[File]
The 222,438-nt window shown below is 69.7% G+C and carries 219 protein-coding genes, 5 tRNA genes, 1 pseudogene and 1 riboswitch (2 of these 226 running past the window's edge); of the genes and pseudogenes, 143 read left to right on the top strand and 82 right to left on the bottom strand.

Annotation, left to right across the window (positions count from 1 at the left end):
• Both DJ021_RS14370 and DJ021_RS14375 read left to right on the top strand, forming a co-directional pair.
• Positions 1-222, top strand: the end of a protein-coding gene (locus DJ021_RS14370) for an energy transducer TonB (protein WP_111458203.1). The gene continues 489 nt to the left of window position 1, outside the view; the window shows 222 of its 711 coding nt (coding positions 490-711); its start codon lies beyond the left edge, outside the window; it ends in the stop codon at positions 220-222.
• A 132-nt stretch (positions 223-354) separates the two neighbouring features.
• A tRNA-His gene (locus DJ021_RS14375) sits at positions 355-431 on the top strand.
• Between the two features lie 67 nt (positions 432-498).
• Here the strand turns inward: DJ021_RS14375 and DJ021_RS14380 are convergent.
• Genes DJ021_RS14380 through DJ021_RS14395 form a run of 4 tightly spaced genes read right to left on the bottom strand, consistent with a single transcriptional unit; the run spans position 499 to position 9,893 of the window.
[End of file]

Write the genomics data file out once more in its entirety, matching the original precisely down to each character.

The 222,438-nt window shown below is 69.7% G+C and carries 219 protein-coding genes, 5 tRNA genes, 1 pseudogene and 1 riboswitch (2 of these 226 running past the window's edge); of the genes and pseudogenes, 143 read left to right on the top strand and 82 right to left on the bottom strand.

Annotation, left to right across the window (positions count from 1 at the left end):
• Both DJ021_RS14370 and DJ021_RS14375 read left to right on the top strand, forming a co-directional pair.
• Positions 1-222, top strand: the end of a protein-coding gene (locus DJ021_RS14370) for an energy transducer TonB (protein WP_111458203.1). The gene continues 489 nt to the left of window position 1, outside the view; the window shows 222 of its 711 coding nt (coding positions 490-711); its start codon lies beyond the left edge, outside the window; it ends in the stop codon at positions 220-222.
• A 132-nt stretch (positions 223-354) separates the two neighbouring features.
• A tRNA-His gene (locus DJ021_RS14375) sits at positions 355-431 on the top strand.
• Between the two features lie 67 nt (positions 432-498).
• Here the strand turns inward: DJ021_RS14375 and DJ021_RS14380 are convergent.
• Genes DJ021_RS14380 through DJ021_RS14395 form a run of 4 tightly spaced genes read right to left on the bottom strand, consistent with a single transcriptional unit; the run spans position 499 to position 9,893 of the window.